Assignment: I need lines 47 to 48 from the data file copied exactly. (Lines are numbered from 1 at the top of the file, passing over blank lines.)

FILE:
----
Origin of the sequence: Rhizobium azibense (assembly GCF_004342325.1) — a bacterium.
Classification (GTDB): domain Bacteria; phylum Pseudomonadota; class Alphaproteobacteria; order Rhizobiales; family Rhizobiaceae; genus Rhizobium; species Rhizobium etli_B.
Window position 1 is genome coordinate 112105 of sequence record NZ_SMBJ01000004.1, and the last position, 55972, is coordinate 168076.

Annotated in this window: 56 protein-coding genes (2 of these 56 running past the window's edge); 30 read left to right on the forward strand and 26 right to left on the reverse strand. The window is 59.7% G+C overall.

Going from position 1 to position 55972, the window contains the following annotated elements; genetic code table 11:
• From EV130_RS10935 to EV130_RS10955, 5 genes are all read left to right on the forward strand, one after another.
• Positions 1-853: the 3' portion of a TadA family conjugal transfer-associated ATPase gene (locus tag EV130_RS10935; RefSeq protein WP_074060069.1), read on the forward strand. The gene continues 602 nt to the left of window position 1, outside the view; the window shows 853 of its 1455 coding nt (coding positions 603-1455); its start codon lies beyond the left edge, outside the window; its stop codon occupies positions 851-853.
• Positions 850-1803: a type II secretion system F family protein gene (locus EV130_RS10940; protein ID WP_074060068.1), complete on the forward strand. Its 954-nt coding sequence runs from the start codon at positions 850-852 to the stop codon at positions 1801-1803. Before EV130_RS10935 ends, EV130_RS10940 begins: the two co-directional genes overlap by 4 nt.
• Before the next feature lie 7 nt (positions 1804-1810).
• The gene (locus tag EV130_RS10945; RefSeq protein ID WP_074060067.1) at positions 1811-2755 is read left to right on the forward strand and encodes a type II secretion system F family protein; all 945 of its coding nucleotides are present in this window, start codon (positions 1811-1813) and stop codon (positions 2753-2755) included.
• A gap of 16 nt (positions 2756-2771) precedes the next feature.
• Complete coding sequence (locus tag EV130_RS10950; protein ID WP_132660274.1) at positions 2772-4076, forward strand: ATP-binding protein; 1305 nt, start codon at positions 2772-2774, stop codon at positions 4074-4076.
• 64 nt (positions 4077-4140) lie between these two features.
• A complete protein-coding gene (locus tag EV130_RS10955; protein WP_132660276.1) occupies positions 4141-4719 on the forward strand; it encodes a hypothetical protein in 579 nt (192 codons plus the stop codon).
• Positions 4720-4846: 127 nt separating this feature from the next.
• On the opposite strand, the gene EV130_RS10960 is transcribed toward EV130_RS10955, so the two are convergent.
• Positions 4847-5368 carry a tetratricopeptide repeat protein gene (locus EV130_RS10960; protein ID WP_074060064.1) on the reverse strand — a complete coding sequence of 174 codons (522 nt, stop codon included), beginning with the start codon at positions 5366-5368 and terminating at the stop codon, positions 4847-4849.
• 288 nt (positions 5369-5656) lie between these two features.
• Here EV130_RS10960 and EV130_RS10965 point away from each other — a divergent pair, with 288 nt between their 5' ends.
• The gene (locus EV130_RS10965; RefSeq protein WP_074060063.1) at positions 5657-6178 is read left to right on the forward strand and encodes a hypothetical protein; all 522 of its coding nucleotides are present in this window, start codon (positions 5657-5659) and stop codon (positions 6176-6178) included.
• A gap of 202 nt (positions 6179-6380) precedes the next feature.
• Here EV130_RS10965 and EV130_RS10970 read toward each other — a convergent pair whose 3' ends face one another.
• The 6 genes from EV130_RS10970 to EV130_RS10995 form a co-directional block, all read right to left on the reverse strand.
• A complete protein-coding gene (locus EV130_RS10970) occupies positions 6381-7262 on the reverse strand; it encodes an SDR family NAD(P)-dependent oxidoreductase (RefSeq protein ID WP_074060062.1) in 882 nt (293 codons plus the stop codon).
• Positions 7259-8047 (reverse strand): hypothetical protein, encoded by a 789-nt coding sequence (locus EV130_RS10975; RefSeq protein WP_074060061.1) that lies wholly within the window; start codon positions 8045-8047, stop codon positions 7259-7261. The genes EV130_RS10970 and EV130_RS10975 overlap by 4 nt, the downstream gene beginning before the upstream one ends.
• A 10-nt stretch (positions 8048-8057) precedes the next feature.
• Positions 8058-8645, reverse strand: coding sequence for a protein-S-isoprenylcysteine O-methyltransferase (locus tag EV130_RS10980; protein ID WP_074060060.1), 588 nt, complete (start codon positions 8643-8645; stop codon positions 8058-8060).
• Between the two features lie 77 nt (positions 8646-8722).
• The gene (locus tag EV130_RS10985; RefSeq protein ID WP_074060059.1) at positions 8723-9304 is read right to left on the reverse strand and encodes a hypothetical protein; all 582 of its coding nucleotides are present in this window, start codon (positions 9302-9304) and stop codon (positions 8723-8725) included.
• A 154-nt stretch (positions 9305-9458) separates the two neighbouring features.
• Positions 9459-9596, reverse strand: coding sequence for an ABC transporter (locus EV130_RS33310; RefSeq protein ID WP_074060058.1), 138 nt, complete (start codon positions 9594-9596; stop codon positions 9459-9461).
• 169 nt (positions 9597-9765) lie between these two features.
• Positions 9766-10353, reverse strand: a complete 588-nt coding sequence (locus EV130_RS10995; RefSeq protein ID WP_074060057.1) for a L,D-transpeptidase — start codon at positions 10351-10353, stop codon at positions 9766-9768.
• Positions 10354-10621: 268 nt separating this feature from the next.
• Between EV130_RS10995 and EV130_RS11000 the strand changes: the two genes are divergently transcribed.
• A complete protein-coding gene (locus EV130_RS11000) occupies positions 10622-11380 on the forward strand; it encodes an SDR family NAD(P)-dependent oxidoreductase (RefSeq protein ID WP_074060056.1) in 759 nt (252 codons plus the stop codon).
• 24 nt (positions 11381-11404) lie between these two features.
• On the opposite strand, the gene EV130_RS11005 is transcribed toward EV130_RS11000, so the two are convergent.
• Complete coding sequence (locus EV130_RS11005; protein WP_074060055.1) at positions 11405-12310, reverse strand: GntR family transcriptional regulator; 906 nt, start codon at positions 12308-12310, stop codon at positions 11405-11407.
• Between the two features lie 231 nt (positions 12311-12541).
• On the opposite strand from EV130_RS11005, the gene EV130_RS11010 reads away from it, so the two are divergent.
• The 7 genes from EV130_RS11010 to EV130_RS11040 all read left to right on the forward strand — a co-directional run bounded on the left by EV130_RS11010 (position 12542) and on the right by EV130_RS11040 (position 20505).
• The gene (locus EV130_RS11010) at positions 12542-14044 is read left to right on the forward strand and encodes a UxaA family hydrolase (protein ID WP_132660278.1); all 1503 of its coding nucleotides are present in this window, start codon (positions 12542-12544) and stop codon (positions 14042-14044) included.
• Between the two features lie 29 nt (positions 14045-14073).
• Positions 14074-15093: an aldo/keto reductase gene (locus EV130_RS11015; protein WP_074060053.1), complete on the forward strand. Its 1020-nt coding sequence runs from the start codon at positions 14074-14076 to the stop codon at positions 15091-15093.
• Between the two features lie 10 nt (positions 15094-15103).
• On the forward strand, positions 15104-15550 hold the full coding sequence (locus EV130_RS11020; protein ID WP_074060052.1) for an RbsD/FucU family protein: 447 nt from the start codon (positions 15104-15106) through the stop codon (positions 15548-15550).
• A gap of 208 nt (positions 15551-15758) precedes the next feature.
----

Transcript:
• On the forward strand, positions 15104-15550 hold the full coding sequence (locus EV130_RS11020; protein ID WP_074060052.1) for an RbsD/FucU family protein: 447 nt from the start codon (positions 15104-15106) through the stop codon (positions 15548-15550).
• A gap of 208 nt (positions 15551-15758) precedes the next feature.